The decision to support them, Channel 10 executives say, came from the CEO, Yossi Warshavsky. "They have a clear ideology and fervor, and a reasoned position against the enlightened conquest by the elitist culture," he explains. "That is why I told Kadoshi that when one of the film funds affirms that his films are worthy and meet the criteria for investing, we will invest. I personally really am in favor of pluralism, and Kadoshi is right in this respect that there is small monopoly of writers and directors with a certain way of doing things and a certain kind of film, who dominate.

"I admit," agrees Warshavsky, "that I'm not wild about what Hamizrah Productions is doing, but they are important in and of themselves. The decision to invest in them is a kind of statement."

The case of Sarit Hadad

At this stage the harsh messages about discrimination warrant a reality check of the current state of affairs in the Israeli cultural scene. Over the past few years there has been a flowering of Middle Eastern and Mediterranean culture and music. The Music Channel was sharply criticized for choosing to focus on Middle Eastern singers and it will soon be joined by another channel, Ahla, with content that is declaredly similar. Genre singers are today part of the consensus, cultural icons and an object of emulation. The Middle Eastern music industry is practically the only one now bringing in nice revenues. Even Biter, who became a "legend" thanks to Messika and Kadoshi's films, is a familiar image in every household.

Messika disagrees: "He may be recognized, but at what cost? Avi Biter had to make a joke out of himself. The easiest thing to do is laugh and poke fun at the genre."

Kadoshi: "Even now that they stand out more in the media, it is still people who are copying what we do. They will not take the authentic people, but their own people who will make something about it. Even someone who is on Channel 24, on 'A Star is Born,' everywhere it is not someone who emerged from the neighborhoods. These are wax dolls that were created in the image of these authentic singers."

All of the greatest stars emerged from Middle Eastern music: Kobi Peretz and Lior Narkis, and the list goes on and on.

Kadoshi: "They are people, who when they were just Middle Easterners, they were liked, but they cut off their roots."

Messika: "In order for them to succeed and become popular, they had to dye their hair white and change their singing style. It's very serious; they changed their culture. In order to get more money, and time on the mainstream channels, they were asked to change their style. I think this is dangerous. And instead of encouraging anyone who wants to preserve his identity and heritage, instead of supporting him, the come and change him."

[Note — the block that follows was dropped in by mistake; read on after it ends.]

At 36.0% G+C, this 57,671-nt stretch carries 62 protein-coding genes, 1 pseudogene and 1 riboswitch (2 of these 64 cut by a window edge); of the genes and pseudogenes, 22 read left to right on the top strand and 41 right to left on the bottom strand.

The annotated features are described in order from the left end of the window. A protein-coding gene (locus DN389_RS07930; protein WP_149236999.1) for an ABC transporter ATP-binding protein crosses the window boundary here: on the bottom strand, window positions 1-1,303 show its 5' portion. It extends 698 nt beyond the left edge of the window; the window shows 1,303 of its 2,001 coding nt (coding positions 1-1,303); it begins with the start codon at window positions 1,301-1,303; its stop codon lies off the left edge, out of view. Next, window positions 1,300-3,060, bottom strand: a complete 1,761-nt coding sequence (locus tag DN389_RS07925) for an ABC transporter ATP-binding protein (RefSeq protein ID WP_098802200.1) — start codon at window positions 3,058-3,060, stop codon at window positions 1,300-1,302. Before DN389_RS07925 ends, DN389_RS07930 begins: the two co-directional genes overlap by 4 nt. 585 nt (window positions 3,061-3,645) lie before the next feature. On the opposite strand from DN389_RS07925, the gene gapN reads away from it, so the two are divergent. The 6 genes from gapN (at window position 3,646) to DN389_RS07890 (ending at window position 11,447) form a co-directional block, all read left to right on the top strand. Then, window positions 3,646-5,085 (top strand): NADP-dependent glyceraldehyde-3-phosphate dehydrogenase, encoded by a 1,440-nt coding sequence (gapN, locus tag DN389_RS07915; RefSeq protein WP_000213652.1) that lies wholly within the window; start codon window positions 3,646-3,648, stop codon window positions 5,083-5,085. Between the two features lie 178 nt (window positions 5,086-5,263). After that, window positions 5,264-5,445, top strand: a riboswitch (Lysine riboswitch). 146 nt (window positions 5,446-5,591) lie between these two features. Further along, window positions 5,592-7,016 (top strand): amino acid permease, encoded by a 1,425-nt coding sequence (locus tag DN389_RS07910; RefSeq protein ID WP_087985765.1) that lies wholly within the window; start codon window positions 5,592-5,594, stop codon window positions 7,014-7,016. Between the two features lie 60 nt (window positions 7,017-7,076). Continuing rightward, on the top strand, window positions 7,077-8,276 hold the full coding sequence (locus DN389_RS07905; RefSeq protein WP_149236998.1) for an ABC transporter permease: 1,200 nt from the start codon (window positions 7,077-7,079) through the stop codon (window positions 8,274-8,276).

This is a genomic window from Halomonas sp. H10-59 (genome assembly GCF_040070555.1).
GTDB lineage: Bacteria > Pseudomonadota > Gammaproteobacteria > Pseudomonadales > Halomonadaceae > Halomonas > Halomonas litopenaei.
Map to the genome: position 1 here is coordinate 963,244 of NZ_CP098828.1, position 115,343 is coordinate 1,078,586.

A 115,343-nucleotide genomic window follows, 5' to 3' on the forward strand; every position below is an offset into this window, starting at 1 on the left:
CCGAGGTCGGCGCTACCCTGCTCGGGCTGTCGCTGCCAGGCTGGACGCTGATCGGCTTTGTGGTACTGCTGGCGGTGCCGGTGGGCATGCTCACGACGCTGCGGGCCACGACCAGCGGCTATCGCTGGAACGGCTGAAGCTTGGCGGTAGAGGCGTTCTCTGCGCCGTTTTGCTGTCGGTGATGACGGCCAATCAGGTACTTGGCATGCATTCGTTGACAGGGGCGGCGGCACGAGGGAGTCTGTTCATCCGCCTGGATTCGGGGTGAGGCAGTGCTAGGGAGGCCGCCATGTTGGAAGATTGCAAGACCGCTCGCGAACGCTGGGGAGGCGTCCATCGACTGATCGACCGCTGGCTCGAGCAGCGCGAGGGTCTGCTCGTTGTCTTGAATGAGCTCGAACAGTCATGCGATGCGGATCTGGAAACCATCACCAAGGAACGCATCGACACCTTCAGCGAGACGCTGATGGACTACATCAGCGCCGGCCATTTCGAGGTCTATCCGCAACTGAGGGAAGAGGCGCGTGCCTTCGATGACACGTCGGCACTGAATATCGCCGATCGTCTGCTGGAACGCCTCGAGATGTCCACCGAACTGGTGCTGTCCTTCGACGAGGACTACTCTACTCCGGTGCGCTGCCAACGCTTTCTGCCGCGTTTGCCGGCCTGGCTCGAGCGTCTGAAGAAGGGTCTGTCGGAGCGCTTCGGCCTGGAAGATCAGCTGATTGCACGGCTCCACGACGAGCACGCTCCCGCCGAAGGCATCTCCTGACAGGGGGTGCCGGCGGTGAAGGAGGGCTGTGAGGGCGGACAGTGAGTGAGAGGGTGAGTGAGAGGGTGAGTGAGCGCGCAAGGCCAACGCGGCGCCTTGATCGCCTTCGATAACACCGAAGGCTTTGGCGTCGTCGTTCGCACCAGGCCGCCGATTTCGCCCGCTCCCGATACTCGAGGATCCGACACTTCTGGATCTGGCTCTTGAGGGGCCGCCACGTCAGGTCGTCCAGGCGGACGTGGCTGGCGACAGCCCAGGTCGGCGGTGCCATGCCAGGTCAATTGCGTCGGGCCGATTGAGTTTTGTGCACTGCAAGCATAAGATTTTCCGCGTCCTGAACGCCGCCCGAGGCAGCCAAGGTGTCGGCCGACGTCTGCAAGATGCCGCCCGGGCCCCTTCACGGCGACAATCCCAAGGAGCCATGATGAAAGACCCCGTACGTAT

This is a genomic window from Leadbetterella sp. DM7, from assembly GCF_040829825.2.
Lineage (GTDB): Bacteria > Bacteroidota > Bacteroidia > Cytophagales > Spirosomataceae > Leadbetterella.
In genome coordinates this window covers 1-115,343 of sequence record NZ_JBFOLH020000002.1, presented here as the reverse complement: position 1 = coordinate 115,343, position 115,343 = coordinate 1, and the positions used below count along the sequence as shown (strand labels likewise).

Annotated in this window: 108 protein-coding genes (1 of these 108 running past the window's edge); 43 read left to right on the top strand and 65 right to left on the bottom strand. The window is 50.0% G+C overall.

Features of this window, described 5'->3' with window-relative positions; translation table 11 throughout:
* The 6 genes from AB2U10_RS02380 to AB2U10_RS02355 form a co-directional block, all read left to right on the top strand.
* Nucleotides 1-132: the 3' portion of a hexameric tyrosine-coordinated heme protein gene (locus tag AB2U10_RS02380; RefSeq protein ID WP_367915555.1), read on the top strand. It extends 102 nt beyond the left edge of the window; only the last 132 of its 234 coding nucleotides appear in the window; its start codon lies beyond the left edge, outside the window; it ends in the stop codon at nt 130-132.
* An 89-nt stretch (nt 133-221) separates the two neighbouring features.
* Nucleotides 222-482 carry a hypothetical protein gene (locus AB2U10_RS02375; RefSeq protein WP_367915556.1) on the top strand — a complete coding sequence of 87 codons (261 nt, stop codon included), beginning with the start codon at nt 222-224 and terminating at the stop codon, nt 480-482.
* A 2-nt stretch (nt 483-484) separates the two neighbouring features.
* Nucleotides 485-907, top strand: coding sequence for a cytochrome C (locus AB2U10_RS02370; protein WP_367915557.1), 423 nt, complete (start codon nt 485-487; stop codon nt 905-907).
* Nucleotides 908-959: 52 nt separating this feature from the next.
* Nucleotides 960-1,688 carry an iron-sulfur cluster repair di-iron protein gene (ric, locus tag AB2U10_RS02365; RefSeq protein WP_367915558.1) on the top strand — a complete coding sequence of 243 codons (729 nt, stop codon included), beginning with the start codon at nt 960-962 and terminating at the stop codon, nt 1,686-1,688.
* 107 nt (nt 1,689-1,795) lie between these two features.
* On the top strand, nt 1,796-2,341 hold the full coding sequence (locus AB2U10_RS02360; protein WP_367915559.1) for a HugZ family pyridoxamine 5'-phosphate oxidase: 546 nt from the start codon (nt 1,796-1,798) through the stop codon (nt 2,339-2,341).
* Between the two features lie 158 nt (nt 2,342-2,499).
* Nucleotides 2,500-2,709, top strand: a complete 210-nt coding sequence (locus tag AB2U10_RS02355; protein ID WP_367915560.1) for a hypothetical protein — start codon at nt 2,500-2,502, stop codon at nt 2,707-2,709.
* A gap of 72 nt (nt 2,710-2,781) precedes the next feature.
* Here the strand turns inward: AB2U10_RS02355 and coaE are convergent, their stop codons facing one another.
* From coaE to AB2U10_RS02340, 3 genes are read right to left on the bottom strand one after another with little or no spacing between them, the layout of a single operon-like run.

Kadoshi: "Middle Eastern music and Mediterranean music are different things that appeal to different audiences. To take a singer and alter his style so that he can perform on television and be accepted there is intervening in his identity. These same artists who started with us, from Sarit Hadad to Zehava Ben, we were the first to discover them. But the media and television people have power, control the money, and the funds work with them, and they come and change them. We invested the first amounts in Sarit Hadad, suddenly they took her and remade her in a different way that would not be too Middle Eastern."

There are many performers who feel there is no issue of discrimination to speak of because today it is clear that Middle Eastern music dominates. The money and the audience support is there and you are now receiving support. What are you actually complaining about?

Kadoshi: "Until now, they also took us and the audience we represent and used us and our material while they held onto the budgets. Now Channel 10 had decided to support our work as it is. That is the positive change and that is how I think it should be."

The Internet audience is ours

If we are already referring again to the film industry, the two admit that "neighborhood films" are not the height of artistic achievement. The plots are telenovela-like and simplistic; the production level is like that of a school production. The audiences watching these films are equally fond of Turkish and Indian films and sometimes they are an audience that sees these films as a joke and are addicted to the exaggerated gestures.

Your films are to a large extent "bourekas films," which portrayed characters in a way that is now being critiqued a lot. The argument was that these films were condescending toward their target audience.

Messika: "In our films, unlike the old bourekas films, the unfortunates and the ones who suffer fight back. They always accuse. They are unfortunate, live in poverty, their situation is difficult and they are taken advantage of, but they fight back. They are not drunk like Aryeh Elias is in his films. No, they fight back and the fight is always against the establishment that is screwing them. In this film, they fight the local authorities. The actors in the film are unfortunate and suffering, but they fight, and that's not the way it is in the usual bourekas films."

Kadoshi: "The lead character in 'The Big Lie' is a woman who fights the oppressive establishment and holds on to her family and herself. She struggles and does something."

And that's why your films are successful?

Both: "Absolutely."

Kadoshi: "Our audience is diverse and large; I see it on the street. People quote the films, even children who weren't born when the films were made quote it by heart."

And is there any money in it?

Kadoshi: "At the moment, it's being done primarily for the community. It's hard to live off this."

Messika: "There isn't any money in it, but whoever is in film has to be nuts, because it's impossible to stop."